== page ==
Inside the mansion, a short while later, the other party guests marvel at Bob Benson’s good fortune. He affably claims he’s okay and asks what the big deal is; he can always get another car! Besides, he has grown accustomed to these little mishaps. There’s always weird things happening to him; he supposes he’s just jinxed! Roman offers Benson a ride to the hospital. Benson accepts the ride, but not the destination; he would rather go home. As Alison and Roman help the injured director to the car, Alison notices that she seems far more concerned about the incident than the victim does… but why?

The very next morning, Dazzler sips a cup of coffee and reads the newspaper report of the car explosion. She is relieved to find no mention of her name—even though she’s the one who found Bob in the bushes. She struggles to decide whether she should call him or not. An obvious air of danger surrounds him, but she can’t tell whether he’s unlucky or someone’s target. After all, this is not the first time Bob has narrowly escaped injury. Alison decides to take her chances and give him a call, despite Roman’s warnings. Taking risks is the only way she will make it in this town!

Later, at the health club where she works as an aerobics instructor, Alison finishes leading her class through yet another rigorous routine. She sends them off and heads to the payphone to call Bob Benson, whom she probably should have called earlier. She hopes he still wants her for the video—if he even remembers her! When he answers, Alison awkwardly introduces herself, but to her surprise, Benson remembers exactly who she is! He asks if she still wants a part in the Lingard video. After informing him she does, Bob tells Alison to be at Paragon Studios in two hours. Alison gets cleaned up and hops in her car. As she drives away from Los Angeles Health and Racquet, she assures herself the audition will be a breeze—but wonders whom she’s kidding. She’s already sweating bullets, and it’s not from the exercise!

Shortly thereafter, Alison arrives at Paragon Studios and meets up with Bob Benson in the parking lot. He apologizes for the mishap the night before; he likes to save those types of scares for his audiences! As a result of the incident, however, he now has two bodyguards, to whom he introduces to Alison. He adds that the studio also decided to advance the production schedule of the Lingard video, possibly because they fear Benson might be dead before they finish the project! Because of that, he tells Alison the job will require her presence every afternoon for the next two weeks. Alison assures him she can meet those requirements. However, doesn’t she need to audition? Does he want to see her dance? Benson nonchalantly tells her that would be all right and asks her to dance. After giving her uncertain agreement, Alison begins dancing right there in the parking lot. She thrusts her legs forward and throws her hands on the other direction. Then, she thrusts her arms in the air and goes on toe, but before she can even get to the next move, Benson tells her she can stop. “Great! That’s enough!” he says. He tells her they start the next day at noon. As Benson departs with his two bodyguards, Alison gives him a curious look. He gave her the job after dancing two steps? It’s all happening so fast—and just a little too easily.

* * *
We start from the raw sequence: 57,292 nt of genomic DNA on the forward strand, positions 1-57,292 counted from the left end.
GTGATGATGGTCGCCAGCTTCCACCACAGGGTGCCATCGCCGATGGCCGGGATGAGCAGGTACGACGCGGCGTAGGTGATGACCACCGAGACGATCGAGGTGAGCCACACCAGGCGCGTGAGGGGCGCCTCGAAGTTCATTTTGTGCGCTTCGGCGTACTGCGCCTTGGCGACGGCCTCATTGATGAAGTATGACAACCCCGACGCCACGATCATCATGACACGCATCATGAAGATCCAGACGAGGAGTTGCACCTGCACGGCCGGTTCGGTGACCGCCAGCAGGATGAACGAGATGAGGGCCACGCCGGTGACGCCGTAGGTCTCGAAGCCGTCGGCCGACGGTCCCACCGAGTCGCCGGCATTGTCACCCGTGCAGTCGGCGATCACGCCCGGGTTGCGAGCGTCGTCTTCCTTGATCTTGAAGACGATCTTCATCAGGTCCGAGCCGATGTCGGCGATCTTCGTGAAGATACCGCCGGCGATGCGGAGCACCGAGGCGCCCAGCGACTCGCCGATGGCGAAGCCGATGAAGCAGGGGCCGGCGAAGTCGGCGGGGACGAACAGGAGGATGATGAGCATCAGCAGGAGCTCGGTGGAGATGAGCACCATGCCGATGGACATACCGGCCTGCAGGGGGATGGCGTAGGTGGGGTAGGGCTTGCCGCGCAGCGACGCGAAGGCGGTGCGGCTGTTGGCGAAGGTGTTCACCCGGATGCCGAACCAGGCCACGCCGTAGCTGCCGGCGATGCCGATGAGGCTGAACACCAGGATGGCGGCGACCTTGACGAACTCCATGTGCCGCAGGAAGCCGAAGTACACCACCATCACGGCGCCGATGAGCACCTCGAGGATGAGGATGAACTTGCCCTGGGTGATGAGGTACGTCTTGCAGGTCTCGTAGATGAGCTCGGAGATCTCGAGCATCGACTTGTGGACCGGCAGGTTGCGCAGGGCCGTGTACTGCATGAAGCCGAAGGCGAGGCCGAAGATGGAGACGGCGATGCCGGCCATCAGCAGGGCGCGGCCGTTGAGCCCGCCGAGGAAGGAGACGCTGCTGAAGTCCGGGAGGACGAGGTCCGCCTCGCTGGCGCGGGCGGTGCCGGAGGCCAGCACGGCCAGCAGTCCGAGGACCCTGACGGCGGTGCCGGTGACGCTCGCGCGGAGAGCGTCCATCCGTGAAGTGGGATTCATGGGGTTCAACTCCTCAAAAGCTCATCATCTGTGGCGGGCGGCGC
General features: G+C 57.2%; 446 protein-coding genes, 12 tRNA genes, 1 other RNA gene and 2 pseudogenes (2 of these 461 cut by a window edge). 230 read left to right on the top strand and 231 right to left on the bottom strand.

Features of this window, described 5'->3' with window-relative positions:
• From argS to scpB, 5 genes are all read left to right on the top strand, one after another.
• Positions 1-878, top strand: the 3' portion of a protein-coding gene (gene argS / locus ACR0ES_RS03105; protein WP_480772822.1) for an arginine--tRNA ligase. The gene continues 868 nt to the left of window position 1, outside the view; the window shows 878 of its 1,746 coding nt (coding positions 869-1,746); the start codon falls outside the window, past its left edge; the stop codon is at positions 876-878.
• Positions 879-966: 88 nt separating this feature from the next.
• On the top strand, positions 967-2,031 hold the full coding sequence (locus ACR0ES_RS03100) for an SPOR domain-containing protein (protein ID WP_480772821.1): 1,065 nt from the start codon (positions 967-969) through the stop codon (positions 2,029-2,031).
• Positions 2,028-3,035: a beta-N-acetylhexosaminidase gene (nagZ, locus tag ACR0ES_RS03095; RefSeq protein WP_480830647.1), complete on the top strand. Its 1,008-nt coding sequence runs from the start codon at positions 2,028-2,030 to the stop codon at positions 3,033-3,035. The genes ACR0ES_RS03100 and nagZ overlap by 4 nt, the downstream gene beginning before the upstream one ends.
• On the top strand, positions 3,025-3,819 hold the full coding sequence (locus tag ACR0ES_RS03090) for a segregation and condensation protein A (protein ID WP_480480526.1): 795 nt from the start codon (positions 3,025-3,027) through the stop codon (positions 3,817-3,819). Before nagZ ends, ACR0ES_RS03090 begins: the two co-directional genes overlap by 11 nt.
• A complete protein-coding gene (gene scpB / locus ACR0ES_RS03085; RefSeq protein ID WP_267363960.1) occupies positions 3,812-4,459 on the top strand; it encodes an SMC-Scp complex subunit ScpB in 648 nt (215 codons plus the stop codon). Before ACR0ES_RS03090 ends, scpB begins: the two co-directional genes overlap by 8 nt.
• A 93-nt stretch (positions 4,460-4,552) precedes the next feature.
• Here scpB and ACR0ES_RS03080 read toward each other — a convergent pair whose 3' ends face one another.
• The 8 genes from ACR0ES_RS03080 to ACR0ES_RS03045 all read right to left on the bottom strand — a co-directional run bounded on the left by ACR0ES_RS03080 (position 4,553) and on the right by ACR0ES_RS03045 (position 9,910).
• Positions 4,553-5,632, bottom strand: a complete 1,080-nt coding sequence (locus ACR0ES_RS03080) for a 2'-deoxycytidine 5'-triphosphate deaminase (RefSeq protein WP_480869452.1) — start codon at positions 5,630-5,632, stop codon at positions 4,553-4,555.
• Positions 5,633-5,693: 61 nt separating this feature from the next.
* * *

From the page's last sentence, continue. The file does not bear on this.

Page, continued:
At 12:03 the next afternoon, Alison, still on-edge, wanders over to the makeup trailer. It’s been three whole minutes and nothing has happened—yet. She walks into the makeup room and introduces herself, explaining that the assistant director sent her over to get some touch-ups on her makeup. “Touch-ups, huh?” the makeup guy asks. He tells her to find a costume that fits, put it on and take a seat. He promises to be with her shortly.

After changing, Ali spends close to two hours in “the chair” at the mercy of the makeup artist’s every whim. Time drags, until he finally steps back, smiles and says “voila!” Alison turns to the mirror and is horrified to see a rotting face of a grizzled old woman staring back at her! “Is that me?!” she asks. After her initial surprise wears off, she has a good laugh about her undead appearance. Maybe she’s been working herself a little too hard lately! She compliments the makeup artist on his work and tells him he did a beautiful job.

The zombified Dazzler exits the makeup room and heads into the hallway. She finds it packed shoulder-to-shoulder with fellow actors all made up to look like the undead. This is going to be a blast, she tells herself with excitement. She walks over to a fellow actress, brushes back her hair and jokingly says she was chosen because Bob liked her looks. The other woman laughs; that’s what Bob told her too! The way they look now, she can’t believe Bob said that to them with a straight face. Speaking of Bob, he arrives in the waiting room and tells the cast he would like to run them through a few of the simpler steps before Teddy arrives. That way, they can be sure to have a productive afternoon.

Benson puts the eager young dancers through their paces—though other matters occupy his mind. After twenty minutes of rehearsal, Teddy Lingard, a handsome, young, black man wearing a red leather jacket and pants, enters the room and greets everyone. “Teddy, baby,” Benson says to him, “—I was getting a little worried about you! Thought maybe—”